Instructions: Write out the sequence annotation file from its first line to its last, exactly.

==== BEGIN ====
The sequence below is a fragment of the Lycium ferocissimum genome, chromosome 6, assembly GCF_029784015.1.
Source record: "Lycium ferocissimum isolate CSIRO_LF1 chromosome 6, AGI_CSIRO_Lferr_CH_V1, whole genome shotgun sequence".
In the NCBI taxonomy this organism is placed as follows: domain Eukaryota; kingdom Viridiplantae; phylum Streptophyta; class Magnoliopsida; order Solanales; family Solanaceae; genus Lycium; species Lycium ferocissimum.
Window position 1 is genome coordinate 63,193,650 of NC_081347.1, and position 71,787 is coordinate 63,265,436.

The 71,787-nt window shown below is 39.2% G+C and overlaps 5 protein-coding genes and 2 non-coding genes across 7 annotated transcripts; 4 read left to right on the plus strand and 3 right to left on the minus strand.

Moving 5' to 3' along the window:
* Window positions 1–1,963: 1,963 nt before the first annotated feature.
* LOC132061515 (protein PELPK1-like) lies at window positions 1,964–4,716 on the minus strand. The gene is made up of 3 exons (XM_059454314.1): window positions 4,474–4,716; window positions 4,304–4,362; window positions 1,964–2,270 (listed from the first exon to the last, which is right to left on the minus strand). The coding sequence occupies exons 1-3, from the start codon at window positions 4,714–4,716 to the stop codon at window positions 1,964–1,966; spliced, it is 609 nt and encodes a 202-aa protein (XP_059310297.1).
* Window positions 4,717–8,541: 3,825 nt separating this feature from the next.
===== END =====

The sequence below is a fragment of the Lycium ferocissimum genome, chromosome 6, assembly GCF_029784015.1.
Source record: "Lycium ferocissimum isolate CSIRO_LF1 chromosome 6, AGI_CSIRO_Lferr_CH_V1, whole genome shotgun sequence".
In the NCBI taxonomy this organism is placed as follows: domain Eukaryota; kingdom Viridiplantae; phylum Streptophyta; class Magnoliopsida; order Solanales; family Solanaceae; genus Lycium; species Lycium ferocissimum.
Window position 1 is genome coordinate 63,193,650 of NC_081347.1, and position 71,787 is coordinate 63,265,436.

The 71,787-nt window shown below is 39.2% G+C and overlaps 5 protein-coding genes and 2 non-coding genes across 7 annotated transcripts; 4 read left to right on the plus strand and 3 right to left on the minus strand.

Moving 5' to 3' along the window:
* Window positions 1–1,963: 1,963 nt before the first annotated feature.
* LOC132061515 (protein PELPK1-like) lies at window positions 1,964–4,716 on the minus strand. The gene is made up of 3 exons (XM_059454314.1): window positions 4,474–4,716; window positions 4,304–4,362; window positions 1,964–2,270 (listed from the first exon to the last, which is right to left on the minus strand). The coding sequence occupies exons 1-3, from the start codon at window positions 4,714–4,716 to the stop codon at window positions 1,964–1,966; spliced, it is 609 nt and encodes a 202-aa protein (XP_059310297.1).
* Window positions 4,717–8,541: 3,825 nt separating this feature from the next.